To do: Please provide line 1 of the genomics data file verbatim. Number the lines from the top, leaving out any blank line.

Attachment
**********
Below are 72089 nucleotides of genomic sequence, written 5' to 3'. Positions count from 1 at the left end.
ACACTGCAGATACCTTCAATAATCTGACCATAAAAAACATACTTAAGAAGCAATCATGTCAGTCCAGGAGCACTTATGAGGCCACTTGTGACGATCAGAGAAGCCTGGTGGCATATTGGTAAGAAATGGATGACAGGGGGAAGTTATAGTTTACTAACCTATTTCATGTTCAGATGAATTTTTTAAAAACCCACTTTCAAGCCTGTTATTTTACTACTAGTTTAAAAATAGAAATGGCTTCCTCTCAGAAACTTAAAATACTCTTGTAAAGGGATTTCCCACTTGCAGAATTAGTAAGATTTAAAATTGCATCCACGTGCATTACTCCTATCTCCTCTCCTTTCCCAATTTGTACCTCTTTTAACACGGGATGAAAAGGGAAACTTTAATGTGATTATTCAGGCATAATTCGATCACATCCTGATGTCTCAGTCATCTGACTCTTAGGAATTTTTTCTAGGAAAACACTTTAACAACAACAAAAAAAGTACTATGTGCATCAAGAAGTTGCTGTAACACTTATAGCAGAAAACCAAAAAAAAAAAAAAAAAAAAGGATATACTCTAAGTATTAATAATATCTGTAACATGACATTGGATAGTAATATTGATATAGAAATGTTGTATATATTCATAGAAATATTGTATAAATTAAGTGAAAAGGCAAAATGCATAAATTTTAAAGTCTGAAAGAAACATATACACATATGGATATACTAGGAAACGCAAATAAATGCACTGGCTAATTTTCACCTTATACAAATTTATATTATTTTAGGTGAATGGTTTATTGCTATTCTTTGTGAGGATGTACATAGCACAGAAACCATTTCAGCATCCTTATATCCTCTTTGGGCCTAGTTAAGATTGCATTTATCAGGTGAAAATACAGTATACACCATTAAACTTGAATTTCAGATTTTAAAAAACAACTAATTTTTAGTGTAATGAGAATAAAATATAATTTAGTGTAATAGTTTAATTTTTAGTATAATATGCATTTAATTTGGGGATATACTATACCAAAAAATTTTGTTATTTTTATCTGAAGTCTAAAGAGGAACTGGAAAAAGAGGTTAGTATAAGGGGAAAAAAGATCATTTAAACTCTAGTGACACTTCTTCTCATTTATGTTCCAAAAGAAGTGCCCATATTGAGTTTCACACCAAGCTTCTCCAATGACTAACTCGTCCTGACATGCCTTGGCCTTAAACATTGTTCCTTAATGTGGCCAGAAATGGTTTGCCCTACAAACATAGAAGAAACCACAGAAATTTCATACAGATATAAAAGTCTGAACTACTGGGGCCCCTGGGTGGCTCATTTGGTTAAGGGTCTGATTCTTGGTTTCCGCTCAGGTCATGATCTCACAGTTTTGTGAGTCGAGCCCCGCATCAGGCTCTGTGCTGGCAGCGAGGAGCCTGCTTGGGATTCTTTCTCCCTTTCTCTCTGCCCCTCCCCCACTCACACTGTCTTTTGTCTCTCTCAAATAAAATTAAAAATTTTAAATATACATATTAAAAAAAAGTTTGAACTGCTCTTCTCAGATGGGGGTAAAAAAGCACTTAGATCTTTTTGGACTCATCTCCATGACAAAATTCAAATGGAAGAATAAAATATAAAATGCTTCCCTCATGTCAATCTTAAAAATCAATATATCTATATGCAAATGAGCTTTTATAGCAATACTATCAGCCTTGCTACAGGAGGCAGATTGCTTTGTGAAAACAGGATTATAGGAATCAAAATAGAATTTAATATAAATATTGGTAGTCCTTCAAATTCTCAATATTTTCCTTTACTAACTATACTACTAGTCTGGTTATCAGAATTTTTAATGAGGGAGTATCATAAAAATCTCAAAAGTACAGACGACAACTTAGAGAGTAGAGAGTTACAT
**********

Below are 72089 nucleotides of genomic sequence, written 5' to 3'. Positions count from 1 at the left end.